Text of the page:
abstract Clio Janssens

Clio Janssens (Department of Experimental Psychology, Ghent University, Belgium)

Alpha power in visual brain areas reveals attentional modulations during stimulus and response incongruent trials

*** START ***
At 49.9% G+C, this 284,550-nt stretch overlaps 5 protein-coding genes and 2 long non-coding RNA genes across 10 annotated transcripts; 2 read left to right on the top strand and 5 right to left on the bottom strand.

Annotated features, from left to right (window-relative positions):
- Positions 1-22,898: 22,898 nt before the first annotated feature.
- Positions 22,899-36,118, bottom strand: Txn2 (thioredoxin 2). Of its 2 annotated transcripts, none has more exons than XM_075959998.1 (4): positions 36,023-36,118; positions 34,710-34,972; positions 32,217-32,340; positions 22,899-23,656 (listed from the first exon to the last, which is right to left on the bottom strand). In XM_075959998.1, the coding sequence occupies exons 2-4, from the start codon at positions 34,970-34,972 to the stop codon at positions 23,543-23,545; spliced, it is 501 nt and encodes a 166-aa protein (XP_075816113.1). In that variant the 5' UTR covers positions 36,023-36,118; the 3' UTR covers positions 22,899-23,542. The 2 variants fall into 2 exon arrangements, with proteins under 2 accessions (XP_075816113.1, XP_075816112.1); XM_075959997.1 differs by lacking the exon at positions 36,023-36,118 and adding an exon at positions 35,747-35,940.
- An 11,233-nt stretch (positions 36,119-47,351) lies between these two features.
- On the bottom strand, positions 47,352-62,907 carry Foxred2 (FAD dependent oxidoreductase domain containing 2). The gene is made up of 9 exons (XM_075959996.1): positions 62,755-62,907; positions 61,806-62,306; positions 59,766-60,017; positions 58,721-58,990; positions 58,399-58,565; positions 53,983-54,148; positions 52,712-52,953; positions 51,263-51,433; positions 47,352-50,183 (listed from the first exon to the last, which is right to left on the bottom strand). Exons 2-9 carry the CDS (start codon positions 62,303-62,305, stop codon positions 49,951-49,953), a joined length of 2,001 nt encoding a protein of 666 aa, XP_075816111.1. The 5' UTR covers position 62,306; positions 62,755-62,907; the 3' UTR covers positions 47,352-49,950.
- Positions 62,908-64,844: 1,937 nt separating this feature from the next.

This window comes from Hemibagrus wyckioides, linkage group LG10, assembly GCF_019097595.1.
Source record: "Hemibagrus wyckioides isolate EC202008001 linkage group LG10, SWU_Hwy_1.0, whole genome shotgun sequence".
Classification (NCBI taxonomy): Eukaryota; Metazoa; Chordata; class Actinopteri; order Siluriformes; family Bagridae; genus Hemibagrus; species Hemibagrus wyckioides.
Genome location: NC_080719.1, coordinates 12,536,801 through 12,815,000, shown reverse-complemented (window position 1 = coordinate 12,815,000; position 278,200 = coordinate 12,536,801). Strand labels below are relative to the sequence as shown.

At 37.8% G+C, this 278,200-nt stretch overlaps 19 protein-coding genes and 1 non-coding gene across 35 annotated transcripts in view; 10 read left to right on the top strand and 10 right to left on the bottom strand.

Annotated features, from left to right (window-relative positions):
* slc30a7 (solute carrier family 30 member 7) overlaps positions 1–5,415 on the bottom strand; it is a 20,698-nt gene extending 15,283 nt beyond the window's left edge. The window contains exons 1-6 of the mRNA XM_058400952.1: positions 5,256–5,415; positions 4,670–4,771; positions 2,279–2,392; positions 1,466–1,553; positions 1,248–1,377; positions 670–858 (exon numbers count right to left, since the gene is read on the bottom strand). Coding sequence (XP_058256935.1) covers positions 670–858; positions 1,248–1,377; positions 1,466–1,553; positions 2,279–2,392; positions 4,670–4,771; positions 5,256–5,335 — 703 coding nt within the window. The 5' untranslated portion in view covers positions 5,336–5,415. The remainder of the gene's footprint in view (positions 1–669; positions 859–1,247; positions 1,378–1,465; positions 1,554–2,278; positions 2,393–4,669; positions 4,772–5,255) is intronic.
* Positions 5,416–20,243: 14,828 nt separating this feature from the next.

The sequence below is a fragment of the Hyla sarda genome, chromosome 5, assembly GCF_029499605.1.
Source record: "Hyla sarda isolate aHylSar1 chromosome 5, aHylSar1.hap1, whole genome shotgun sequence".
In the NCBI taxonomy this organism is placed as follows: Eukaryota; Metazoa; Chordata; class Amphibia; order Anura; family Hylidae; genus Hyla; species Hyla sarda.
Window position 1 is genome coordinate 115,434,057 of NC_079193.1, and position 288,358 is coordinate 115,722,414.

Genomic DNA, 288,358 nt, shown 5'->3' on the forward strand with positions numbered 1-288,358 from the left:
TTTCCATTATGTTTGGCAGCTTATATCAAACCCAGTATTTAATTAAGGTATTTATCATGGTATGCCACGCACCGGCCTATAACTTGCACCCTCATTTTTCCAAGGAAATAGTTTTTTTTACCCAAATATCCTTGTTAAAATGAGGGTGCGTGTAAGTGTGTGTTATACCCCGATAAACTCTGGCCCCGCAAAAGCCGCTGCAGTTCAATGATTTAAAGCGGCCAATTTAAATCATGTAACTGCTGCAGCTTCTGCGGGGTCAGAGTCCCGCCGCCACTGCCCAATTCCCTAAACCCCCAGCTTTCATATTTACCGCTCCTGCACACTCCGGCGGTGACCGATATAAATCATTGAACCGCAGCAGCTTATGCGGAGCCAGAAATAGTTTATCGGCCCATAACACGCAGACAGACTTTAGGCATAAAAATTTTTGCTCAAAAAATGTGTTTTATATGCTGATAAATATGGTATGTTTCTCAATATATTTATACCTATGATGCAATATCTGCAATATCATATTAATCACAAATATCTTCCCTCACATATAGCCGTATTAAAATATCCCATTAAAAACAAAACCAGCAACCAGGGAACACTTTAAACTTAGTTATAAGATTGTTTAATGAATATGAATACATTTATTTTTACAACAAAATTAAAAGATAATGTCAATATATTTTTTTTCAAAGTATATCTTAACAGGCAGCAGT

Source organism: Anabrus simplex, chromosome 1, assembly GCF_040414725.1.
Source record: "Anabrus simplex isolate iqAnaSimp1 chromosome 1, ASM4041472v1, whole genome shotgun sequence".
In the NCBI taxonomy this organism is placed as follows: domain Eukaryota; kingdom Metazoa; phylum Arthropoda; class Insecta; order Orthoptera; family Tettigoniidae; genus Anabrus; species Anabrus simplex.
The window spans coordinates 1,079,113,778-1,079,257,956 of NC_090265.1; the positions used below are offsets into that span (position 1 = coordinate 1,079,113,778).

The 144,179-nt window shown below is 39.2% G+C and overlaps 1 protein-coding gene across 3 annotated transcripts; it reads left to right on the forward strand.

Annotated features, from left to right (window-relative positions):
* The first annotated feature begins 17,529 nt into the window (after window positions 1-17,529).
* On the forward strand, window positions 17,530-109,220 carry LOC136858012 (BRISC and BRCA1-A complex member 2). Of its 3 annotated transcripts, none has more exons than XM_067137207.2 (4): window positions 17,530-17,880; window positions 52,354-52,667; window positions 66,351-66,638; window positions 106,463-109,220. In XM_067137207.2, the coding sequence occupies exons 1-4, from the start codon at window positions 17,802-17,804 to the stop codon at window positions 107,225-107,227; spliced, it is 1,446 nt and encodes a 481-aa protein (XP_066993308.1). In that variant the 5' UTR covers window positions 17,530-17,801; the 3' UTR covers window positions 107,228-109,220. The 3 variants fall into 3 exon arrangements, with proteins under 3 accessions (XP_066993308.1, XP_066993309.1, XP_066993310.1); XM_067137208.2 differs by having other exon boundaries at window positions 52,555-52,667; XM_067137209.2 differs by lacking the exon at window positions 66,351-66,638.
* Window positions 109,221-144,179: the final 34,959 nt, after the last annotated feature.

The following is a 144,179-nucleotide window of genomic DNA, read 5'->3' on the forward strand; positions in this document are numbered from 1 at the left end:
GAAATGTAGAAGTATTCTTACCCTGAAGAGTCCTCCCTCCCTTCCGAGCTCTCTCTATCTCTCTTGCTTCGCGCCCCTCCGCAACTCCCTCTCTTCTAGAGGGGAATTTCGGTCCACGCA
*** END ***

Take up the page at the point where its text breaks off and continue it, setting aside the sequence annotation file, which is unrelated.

Cognitive control is essential for performing goal-oriented actions. Its neural basis includes at least two main components. A mid-frontal area signals the need for control; other cortical areas subsequently implement control by biasing sensory areas, boosting or suppressing activity in areas processing task-relevant or task-irrelevant information, respectively. Classical cognitive control theories state that control is a serial and thus slow process, while more recent associative models hypothesize that control can be implemented much more rapidly (Janssens et al. 2016; Verguts & Notebaert 2008). EEG allows studying such rapid control. To obtain spatial specificity, earlier EEG research (Appelbaum et al. 2011) used a flanker task with incongruent flankers in only one hemifield (congruent flankers in the other hemifield). ERPs revealed modulations specifically in visual areas processing incongruent stimuli. However, this study did not distinguish between stimulus incongruency (SI, visual dissimilarity) and response incongruency (RI). Moreover, interpretation of the ERP modulation is difficult since it can imply both increased and decreased neural activity. In the current study, we applied a similar paradigm but included both a SI and RI condition. We show the ERP modulations observed by Appelbaum et al. (2011) in both SI and RI conditions. Importantly, we show that alpha power suppression after stimulus presentation, which is linked to increased metabolic activity (Laufs et al. 2003) and attention (Worden et al. 2000), is more pronounced in areas processing incongruent (SI or RI) flankers than in areas processing congruent flankers. This indicates fast, within-trial attentional suppression for distracting information.